- Outdoor Research Gorilla Balaclava (£35)
- Icebreaker Merino Legging 200 (£50)
- icebreaker Merino 260 Crewe (£30)
- Icebreaker 200 Boxers (£30)
- RAB Expendition Down Slippers (£60)
- Innov8 Roclite 288 GTX Runners (£110)
- Salomon XA 3D Ultra 2 GoreTex Runners (£100)
- Non branded neck gaiter (£10)
- Berghaus Fleece Top (£40)
- North Face 100 Glacier Pants Fleece (£35)
- Oakley Splice Goggles (£130)
- Wrist Warmers (£4)
- Buff Fleece (£20)
- Berghaus SnowLine Gaiter (£30)
- Iridium Satellite Phone (Renting £150)
- LifeVenture Intensity 80 Head Torch (free)
- Petzl TacTikka Plus HeadTorch (£35)
- Garmin GPS eTrek H (£50)
- x16 Energizer Lithium Ultimate Batteries AA & AAA (£40)
- SPOT GPS Satellite Messenger (£200)
Tent & Bedding
- Mountain Equipment Self-Inflating Mattress (£75)
- Ajungilak Tyin 5 Season Sleeping Bag (£220)
- Brenig Sleeping Bag Outer Pile & Pertex (£80)
- Lifeventure Expedition Towel 120 (£13.20)
- NATO Roll matt (£15)
- Hilleberg Nammatj 2 Tent (£550)
- Bic Lighter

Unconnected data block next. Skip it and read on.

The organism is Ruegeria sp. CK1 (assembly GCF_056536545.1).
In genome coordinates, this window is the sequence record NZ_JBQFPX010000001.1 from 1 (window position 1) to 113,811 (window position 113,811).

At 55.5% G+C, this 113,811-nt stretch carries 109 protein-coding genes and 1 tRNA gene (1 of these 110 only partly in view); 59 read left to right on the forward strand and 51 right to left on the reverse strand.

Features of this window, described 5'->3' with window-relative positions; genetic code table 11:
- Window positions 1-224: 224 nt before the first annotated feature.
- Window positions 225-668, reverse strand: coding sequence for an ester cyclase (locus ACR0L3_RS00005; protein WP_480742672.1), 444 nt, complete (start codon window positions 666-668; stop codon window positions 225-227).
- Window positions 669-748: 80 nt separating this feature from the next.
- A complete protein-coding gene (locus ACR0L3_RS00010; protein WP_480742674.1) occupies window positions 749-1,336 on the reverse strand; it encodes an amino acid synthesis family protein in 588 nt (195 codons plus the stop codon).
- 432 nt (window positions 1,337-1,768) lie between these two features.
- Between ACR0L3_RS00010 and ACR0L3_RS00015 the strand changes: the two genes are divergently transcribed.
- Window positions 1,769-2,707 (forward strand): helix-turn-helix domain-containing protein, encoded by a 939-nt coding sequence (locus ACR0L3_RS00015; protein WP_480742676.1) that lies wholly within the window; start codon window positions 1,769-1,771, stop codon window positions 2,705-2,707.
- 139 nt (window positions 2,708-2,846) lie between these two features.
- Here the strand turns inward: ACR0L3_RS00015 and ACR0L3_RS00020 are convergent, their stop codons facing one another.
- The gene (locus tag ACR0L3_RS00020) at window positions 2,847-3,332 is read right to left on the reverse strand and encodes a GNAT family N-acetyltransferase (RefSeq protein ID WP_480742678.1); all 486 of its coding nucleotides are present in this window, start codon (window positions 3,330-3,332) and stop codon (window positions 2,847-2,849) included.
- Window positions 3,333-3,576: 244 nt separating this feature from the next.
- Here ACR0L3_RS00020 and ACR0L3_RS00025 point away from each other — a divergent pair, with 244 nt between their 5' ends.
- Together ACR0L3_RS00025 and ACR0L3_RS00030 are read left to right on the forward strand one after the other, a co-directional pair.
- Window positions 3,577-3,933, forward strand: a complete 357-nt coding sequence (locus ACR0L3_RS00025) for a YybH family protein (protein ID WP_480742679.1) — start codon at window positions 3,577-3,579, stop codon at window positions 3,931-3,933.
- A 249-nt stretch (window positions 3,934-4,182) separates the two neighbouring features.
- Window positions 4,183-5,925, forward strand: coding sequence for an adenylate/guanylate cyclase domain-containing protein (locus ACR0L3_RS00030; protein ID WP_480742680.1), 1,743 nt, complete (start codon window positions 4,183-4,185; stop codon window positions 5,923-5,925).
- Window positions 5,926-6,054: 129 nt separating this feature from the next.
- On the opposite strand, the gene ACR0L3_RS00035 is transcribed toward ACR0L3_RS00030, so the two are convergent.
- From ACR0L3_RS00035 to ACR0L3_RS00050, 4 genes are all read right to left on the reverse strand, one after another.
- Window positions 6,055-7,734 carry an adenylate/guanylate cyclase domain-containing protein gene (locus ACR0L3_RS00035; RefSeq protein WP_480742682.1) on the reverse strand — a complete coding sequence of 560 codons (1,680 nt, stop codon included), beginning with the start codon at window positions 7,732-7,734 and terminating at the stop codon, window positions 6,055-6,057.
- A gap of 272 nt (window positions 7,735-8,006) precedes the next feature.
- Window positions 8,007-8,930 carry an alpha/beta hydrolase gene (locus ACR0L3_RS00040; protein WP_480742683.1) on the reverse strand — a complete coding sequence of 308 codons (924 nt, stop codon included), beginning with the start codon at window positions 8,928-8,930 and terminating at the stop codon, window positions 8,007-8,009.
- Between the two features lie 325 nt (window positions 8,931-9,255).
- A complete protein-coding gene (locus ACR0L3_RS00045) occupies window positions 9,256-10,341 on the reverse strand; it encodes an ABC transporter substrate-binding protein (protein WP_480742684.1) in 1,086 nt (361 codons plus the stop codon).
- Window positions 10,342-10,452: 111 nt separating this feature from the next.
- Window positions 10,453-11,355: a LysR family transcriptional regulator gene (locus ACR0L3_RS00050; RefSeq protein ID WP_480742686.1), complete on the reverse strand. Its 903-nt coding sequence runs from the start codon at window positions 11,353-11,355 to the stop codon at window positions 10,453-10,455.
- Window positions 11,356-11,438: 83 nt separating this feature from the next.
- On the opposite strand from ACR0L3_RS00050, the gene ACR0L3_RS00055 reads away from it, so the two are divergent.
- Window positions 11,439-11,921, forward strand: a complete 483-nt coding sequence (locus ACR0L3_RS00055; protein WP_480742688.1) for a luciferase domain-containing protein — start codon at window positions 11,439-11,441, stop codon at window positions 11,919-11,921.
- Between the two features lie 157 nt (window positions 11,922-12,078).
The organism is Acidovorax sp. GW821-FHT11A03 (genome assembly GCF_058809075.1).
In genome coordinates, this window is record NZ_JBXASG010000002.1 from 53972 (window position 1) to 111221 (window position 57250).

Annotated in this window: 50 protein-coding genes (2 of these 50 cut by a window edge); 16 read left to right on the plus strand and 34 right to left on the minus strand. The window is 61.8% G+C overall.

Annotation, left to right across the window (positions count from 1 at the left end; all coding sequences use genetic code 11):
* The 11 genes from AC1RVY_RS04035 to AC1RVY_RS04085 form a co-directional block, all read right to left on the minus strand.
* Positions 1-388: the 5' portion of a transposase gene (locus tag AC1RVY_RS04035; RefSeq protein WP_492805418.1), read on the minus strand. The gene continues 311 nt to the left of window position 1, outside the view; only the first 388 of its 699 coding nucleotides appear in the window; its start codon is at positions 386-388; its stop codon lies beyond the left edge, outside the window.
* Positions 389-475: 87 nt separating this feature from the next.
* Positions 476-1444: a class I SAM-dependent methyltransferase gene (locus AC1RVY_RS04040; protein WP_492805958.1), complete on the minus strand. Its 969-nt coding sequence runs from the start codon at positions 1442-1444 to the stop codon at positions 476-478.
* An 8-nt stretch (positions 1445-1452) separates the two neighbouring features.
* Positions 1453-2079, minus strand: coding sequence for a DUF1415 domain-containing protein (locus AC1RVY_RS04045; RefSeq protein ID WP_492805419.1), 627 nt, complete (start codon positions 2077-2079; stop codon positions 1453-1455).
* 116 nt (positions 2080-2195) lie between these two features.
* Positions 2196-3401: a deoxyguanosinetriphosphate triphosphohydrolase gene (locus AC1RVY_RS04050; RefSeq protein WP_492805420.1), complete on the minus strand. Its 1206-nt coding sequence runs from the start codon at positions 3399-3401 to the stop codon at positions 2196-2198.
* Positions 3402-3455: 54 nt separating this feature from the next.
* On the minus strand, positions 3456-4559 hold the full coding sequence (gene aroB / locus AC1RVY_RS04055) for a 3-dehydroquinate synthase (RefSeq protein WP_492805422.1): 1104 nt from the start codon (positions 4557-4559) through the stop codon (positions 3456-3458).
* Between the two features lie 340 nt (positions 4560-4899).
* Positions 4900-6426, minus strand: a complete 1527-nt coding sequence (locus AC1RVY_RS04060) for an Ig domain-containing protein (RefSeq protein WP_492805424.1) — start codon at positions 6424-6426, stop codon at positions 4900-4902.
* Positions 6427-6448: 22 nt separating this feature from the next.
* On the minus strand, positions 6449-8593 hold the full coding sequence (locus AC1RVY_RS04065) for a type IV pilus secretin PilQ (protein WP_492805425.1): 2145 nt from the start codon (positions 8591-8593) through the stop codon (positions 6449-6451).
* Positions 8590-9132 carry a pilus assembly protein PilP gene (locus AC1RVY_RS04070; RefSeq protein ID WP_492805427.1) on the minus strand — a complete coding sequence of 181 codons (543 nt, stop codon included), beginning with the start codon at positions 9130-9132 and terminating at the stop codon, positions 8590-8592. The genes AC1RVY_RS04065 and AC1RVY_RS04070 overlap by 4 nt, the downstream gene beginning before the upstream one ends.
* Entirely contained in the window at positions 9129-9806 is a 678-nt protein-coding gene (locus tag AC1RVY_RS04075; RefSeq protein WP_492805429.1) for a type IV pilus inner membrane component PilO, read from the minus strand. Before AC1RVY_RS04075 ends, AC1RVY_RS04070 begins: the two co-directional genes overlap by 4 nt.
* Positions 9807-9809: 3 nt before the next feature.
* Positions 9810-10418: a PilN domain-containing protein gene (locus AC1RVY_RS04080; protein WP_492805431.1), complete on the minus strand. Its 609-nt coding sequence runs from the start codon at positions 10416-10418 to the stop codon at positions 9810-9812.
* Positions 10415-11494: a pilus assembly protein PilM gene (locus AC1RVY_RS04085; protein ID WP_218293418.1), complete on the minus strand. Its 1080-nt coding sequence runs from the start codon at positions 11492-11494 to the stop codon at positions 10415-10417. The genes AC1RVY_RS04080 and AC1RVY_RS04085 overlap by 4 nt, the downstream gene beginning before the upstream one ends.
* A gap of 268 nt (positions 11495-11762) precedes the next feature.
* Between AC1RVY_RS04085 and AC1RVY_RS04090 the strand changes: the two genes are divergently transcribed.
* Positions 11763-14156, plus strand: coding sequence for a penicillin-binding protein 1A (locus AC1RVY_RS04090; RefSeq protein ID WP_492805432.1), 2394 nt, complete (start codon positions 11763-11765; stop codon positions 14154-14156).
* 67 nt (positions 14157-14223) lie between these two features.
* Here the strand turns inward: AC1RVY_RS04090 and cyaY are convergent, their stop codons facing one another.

- Waterproof Matches (£2.50)
- Gelert Waterproof Pouch Set - Clear, 3 Pc (£5)
- x5 DMM ProWire Karabiner (£27.50)
- Leatherman Juice S2 (£60)
- Snowsled Hauling Harness (£75)
- Snowsled Rope (£20)
- Snowsled Pulk (£70)
- Brenig Freight Pulk Bag Custom (£95)
- North Face Duffel Bag (£80)
- Gorilla Tape (£5)
- Snowsled Pulk with ropes (£100)
- Snowsled Dry Bags (£30)
- x8 Vargo Titanium Nail Pegs (£30)
- x4 Exped Dry Sacks (£30)
- x2 Ortlieb Bags (£40)
- x4 Black Diamond Express Screws 10cm (£120)
- Standard Funnel (£2)
- x3 MSR Blizzard Snow Stakes (£20)
- x1 MSR Fuel Pump (£30)
- TSL Escape 325 Mens Snow Shoes (£110)
- x4 Edilrid Micro Carabiners (£12)
- Lifesystems Solo Traveler First Aid Kit
- Generic Survival Bivi Bag
- Coghlan's Waterproof Matches (4 Pk) (£2.50)
- Ice Axe (Renting £15)
- Snow Shovel (Renting £10)
- JMC Insurance
Rations / Cooking
- Nalgene 1L Waterbottle (£12.95)
- Thermos Ultimate 0.8L Flask (£30)
- Sea-To-Summit AlphaLight Long Handled Spoon (£4.95)
- MSR XGK-EX Fuel Stove (£120)
- x2 MSR Fuel Bottles (£30)
- XGK Expedition Service Kit (£25)
- x 28 Dry Foods (£120)
- SiS Go Bars x30 (£20)
- SiS PSP22 Energy 1600g (£20)
- Lexan Plastic Camping Bowl (£5)
- MSR Alpine 1.6L Cooking Pot (£20)
- x 20 Yorkie's
It starts in the Siberian city of Irkutsk and follows into Lake Baikal East of the city. Lake Baikal is the deepest and oldest lake in the world and is completely frozen over during the winter and during the race event.
View Larger Map
It is said to be more difficult than the famous Marathon des Sables with conditions of up-to -40 degrees Celsius and wind speeds of up-to 200 km/h. During the winter months, including the race, the lake is frozen over and will support both people and vehicles, hopefully.